Why do white people like what I write?


A bound prisoner is scared using a dog by a US military officer PHOTO/Wikipedia

We Were Eight Years in Power: An American Tragedy by Ta-Nehisi Coates
Hamish Hamilton, 367 pp, £16.99

During the big antiwar protests in early 2003, Ta-Nehisi Coates was a deliveryman for a deli in Park Slope, Brooklyn. He, too, was ‘sceptical’, he wrote a decade later in a blog post for the Atlantic, ‘but if the US was going to take out a mad tyrant, who was I to object?’ After all, as Coates remembered, ‘every “sensible” and “serious” person you knew – left or right – was for the war.’ ‘I am not a radical,’ Coates said. Even so he found it ‘searing’ to watch ‘reasonable people assemble sober arguments for a disaster’.

In retrospect, the most remarkable of these reasonable people were not the neoconservatives but the liberals – some of them now Coates’s colleagues and supporters – who recommended war and condoned torture while advancing America’s mission to bring democracy to the world’s benighted. In The Fight Is for Democracy (2003), George Packer argued that a ‘vibrant, hardheaded liberalism’ could use the American military to promote its values. The subtitle of The Good Fight (2006) by Peter Beinart, the then editor of the New Republic, insisted ‘Why Liberals – and Only Liberals – Can Win the War on Terror and Make America Great Again’. ‘It’s time to think of torture,’ Newsweek declared a few weeks after 9/11. ‘Focused brutality’, Time recommended. Vanity Fair praised Rumsfeld for his ‘oddly reassuring ruthlessness’. As the invasion of Iraq got underway, the Atlantic, described as ‘prestigious’ by Coates in his new book, walked its readers through the advantages of ‘torture-lite’ in a cover story. In the New York Times Magazine, Michael Ignatieff, biographer of Isaiah Berlin and professor of human rights, exhorted Americans to embrace their imperial destiny and offered his own suggestions for ‘permissible duress’. Even the New Yorker, fastidiously aloof from Beltway schemers during the Cold War, published a report by Jeffrey Goldberg, the Atlantic’s current editor, detailing links between al-Qaida and Iraq – links later revealed to be non-existent.

Goldberg’s article was seized on by Bush and Cheney: the New Yorker had become, as an unusually bold writer in the Nation pointed out, ‘one more courtier straining to get the king’s ear’. But the Bush administration didn’t need eggheads to euphemise pre-emptive war, torture, rendition and indefinite offshore detention. Bush’s own demotic – ‘We’ll smoke them out,’ ‘wanted dead or alive’, ‘Pretty soon, we’ll have to start displaying scalps’ – repeatedly invoked wars of extirpation against what the Declaration of Independence had called ‘merciless Indian Savages’. ‘When this is all over,’ Cofer Black, Bush’s chief counterterrorist adviser, assured his boss, ‘the bad guys are going to have flies walking across their eyeballs.’ The mood was infectious among the personnel in charge of exterminating the brutes. The Atlantic’s Robert Kaplan cheerfully reported that ‘Welcome to Injun Country’ was the refrain among American soldiers worldwide. The primal blood-lusts of the war on terror survived Obama’s renaming of it. The Seal Team that in 2011 eventually scalped Osama bin Laden (code-named Geronimo) carried 14-inch hatchets made by a North Carolina knife-maker known for his blades in the 1992 film The Last of the Mohicans. Obama administration officials volunteered details of the wildly popular slaying to the makers of the 2012 film Zero Dark Thirty, which depicted (falsely) swarthy villains revealing bin Laden’s hideout under torture.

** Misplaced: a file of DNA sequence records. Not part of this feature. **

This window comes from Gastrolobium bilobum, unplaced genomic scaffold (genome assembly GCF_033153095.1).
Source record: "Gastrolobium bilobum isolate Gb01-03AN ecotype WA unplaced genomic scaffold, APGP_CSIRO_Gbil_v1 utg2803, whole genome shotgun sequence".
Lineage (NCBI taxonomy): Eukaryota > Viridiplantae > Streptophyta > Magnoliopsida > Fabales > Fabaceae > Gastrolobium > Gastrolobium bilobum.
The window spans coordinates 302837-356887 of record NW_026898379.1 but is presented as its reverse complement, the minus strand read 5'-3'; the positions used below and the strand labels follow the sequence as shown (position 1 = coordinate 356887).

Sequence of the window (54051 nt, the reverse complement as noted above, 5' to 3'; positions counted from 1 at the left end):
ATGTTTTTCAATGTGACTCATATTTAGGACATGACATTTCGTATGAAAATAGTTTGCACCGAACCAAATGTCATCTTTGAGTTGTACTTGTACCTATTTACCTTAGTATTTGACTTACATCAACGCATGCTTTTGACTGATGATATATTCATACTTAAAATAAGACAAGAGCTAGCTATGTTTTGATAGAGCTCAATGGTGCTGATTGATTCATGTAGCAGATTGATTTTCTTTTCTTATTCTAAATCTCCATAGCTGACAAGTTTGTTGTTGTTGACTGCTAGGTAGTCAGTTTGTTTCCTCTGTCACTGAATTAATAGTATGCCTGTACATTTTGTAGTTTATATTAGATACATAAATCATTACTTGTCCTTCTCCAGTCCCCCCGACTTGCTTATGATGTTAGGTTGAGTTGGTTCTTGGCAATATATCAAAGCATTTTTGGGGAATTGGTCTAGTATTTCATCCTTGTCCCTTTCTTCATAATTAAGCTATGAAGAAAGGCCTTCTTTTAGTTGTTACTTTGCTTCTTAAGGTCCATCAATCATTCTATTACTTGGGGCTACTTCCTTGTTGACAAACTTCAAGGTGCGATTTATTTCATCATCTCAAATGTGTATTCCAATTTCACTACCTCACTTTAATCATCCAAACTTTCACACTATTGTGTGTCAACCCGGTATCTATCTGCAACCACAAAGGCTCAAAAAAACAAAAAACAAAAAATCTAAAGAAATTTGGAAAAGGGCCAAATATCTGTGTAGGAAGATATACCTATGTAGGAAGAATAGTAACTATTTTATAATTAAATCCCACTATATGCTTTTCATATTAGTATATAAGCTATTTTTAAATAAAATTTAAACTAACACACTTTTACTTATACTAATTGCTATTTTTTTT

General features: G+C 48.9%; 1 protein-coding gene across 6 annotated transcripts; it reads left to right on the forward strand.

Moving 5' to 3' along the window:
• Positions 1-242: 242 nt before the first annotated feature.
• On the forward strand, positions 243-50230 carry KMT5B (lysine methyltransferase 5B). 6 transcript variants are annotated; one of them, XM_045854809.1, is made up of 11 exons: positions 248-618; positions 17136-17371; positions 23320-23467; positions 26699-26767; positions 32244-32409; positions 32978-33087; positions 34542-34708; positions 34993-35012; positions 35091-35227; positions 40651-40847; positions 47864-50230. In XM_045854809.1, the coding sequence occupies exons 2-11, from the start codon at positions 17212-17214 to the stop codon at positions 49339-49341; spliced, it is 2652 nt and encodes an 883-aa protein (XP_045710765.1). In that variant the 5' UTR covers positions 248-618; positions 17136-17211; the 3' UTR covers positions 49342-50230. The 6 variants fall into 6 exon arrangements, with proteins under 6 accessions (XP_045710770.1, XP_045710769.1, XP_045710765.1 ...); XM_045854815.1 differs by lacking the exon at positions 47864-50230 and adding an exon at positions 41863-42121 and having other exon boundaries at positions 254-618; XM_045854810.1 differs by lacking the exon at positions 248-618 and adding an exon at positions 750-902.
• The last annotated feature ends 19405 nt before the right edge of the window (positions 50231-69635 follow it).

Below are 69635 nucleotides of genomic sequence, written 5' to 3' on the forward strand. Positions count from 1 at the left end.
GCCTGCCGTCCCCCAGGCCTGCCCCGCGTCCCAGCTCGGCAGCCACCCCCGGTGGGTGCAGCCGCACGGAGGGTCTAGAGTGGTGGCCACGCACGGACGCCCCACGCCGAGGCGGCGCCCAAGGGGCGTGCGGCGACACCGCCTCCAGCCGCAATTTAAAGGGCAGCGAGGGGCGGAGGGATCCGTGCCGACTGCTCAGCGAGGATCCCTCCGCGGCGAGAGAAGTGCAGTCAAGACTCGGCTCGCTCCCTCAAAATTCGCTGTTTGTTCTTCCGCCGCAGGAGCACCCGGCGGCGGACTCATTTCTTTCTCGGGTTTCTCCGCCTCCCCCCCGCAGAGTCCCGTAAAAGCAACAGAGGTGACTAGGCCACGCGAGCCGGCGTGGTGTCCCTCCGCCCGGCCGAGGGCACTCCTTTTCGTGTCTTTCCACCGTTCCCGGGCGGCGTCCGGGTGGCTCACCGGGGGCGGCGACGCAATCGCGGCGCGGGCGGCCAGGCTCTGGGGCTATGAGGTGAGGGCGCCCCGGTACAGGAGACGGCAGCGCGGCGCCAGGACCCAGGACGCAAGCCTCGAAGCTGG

‘A racist society can’t but fight a racist war,’ James Baldwin wrote in 1967, ‘the assumptions acted on at home are also acted on abroad.’ During the war on terror the traffic between the US and various shithole countries wasn’t only in assumptions: there was also a wholesale exporting of equipment, technologies of torture and bad lieutenants. To take one instance, Richard Zuley, a specialist at Guantánamo, had become reassuringly ruthless while working for a Chicago police unit that for decades interrogated predominantly African-Americans at so-called black sites. It’s only now, with a white supremacist ensconced in the White House, that those same hardheaded liberals – who did so much to create a climate of opinion and a legal regime in which black and brown bodies could be seized, broken and destroyed outside all norms and laws of war – are coming to grips with ‘America’s Original Sin: Slavery and the Legacy of White Supremacy’ (an unlikely recent headline in Foreign Affairs). Back in the early 2000s the liberal universalists seemed unaware that their project might be fatally flawed, and that America’s own democracy had been secured by mass bondage, colonial dispossession and wars of aggression; they still hadn’t fully reckoned with the historical legacy of institutionalised racial cruelty, inequality and division – what Coates has come to describe.

‘In America,’ Coates writes, ‘it is traditional to destroy the black body – it is heritage.’ ‘To be black’ is to be perpetually ‘naked before the elements of the world, before all the guns, fists, knives, crack, rape and disease’. The liberal freedoms of propertied men were always defined against omnipresent threats: mutinous natives, rebellious slaves.

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